Personal Finance: A panicky flight to safety

IT IS a sign of how far and how quickly market sentiment has moved that the world's central bankers are now suddenly in danger of losing the reputations for prudence which they have spent years cultivating so assiduously. The Bank of England's Monetary Policy Committee was this week given much the same kind of raspberry for its "derisory" one quarter per cent cut in interest rates as the Federal Reserve and Bank of Japan were awarded for their similar moves just a week earlier.

The one thing on which everyone in the market seems to agree is that what we need now is concerted interest rate cuts to head off the threat of worldwide deflation. That is what we are getting, but far from celebrating the news, the markets are already clamouring for more medicine even before they have had time to digest the first instalment.

Even those of us who have had many years to learn that nothing in the City is ever done by halves can still be confounded by the speed and intensity with which normally sensible financial institutions start twitching uncontrollably at the first sign that their world may be facing potential difficulties.

My view is that, while the City is usually right about the next direction the markets will take, its reactions are often ludicrously exaggerated.

As Alan Greenspan, the Chairman of the Federal Reserve, observed this week, there is something highly unusual about the excitable and often conflicting messages which are being signalled by current valuations in the markets. "I've never seen anything like it" is how Greenspan summed up his response to questions about the recent dramatic flight by investors into government bonds. In just two months, funk money has sent the price of US and UK government bonds soaring.

The US long bond yield - the rate at which you can lend money to the US Government for 30 years - has now settled firmly below 5 per cent. This is not much more than the yield at which you can buy an index-linked US Government security (which looks an infinitely better bet). The equivalent UK gilt is now yielding a remarkable 4.4 per cent, which is the lowest rate I can remember for a government bond of that ilk.

Although I have long urged the case for buying gilts, the current surge in gilt prices now has all the signs of another classic asset price bubble in the making. It represents a flight to quality on credit grounds, as governments like ours don't usually default.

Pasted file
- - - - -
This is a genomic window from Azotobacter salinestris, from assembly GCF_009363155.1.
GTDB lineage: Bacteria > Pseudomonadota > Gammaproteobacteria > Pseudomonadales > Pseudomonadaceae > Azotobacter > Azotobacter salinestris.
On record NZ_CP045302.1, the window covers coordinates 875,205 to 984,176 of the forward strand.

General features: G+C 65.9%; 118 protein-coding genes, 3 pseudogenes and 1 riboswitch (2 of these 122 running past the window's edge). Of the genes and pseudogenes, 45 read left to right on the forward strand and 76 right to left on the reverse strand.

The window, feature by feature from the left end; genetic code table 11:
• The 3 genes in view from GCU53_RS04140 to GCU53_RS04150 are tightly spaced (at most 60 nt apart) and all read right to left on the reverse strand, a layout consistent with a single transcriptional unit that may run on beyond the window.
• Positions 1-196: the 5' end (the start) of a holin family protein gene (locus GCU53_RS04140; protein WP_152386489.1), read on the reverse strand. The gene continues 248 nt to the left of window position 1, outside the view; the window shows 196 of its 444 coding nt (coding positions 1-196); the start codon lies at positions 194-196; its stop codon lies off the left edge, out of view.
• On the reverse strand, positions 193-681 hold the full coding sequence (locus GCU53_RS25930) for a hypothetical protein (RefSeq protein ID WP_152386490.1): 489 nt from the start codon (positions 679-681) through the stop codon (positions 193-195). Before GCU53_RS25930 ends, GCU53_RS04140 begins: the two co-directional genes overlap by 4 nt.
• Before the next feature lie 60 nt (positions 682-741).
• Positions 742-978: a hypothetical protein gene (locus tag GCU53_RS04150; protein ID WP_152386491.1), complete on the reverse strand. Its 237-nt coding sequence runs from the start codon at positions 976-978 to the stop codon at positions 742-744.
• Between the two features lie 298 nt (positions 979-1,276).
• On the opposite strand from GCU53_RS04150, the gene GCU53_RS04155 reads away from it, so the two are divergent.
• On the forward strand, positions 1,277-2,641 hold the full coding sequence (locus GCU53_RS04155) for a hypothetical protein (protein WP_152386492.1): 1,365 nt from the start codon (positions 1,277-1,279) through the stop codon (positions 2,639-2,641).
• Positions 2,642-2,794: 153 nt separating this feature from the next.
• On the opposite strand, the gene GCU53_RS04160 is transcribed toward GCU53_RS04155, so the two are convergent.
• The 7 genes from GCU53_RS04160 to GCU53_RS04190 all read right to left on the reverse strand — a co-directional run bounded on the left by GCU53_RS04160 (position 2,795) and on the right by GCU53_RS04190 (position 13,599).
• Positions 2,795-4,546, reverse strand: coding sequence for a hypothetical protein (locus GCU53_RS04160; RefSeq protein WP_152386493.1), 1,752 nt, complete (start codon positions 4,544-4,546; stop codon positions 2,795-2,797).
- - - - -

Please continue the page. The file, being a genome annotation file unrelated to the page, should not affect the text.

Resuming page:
But buying a long term government bond on a yield of little more than 4 per cent, when inflation is still at 3 per cent (albeit falling) cannot by any stretch of the imagination be described as a flight to safety.

Another measure of the extreme changes which the current crisis are making to valuation levels is evident when you look at the relationship between bond and equity yields, which have also entered new territory. With the stock market now yielding 3.5 per cent, the gap between equity and gilt yields, a traditional benchmark of relative value, has narrowed dramatically.

Indeed, as the FT pointed out this week, the yield on one sector of the market, smaller company shares, is actually now above the yield on gilts - for the first time in at least 30 years.

The figures in my chart show how the respective yields on gilts and equities have moved over the past 15 years. The trend for both is firmly downwards, as you would expect in a world of real and enduring falls in inflation. The ratio between the two yields has now fallen from its typical range of around 2 times to less than 1.4 times.

What the figures are saying is that either shares are seriously undervalued at current levels, or that gilts are substantially overvalued. They cannot both be right. It is a money making opportunity if you can decide which one it is.

The way that the dollar has suddenly reversed direction this week also seems to be another important thing to watch. If you care to think of Mr Greenspan as the pilot of the world economy, what he is trying to tell us is that the readings on the instrument panel in his cockpit have suddenly all gone haywire. How real the danger is remains to be seen. Whatever the outcome, it's still hard to believe that lending money to the government at 4.25 per cent for 30 years is anything but one more case of hope triumphing over experience.

Having boasted a couple of weeks ago about the value of on-line information for investors, I must now confess to giving you the wrong web site address of Interactive Investor. It is: - my apologies

Independent Partners; request a free guide on NISAs from Hargreaves Lansdown

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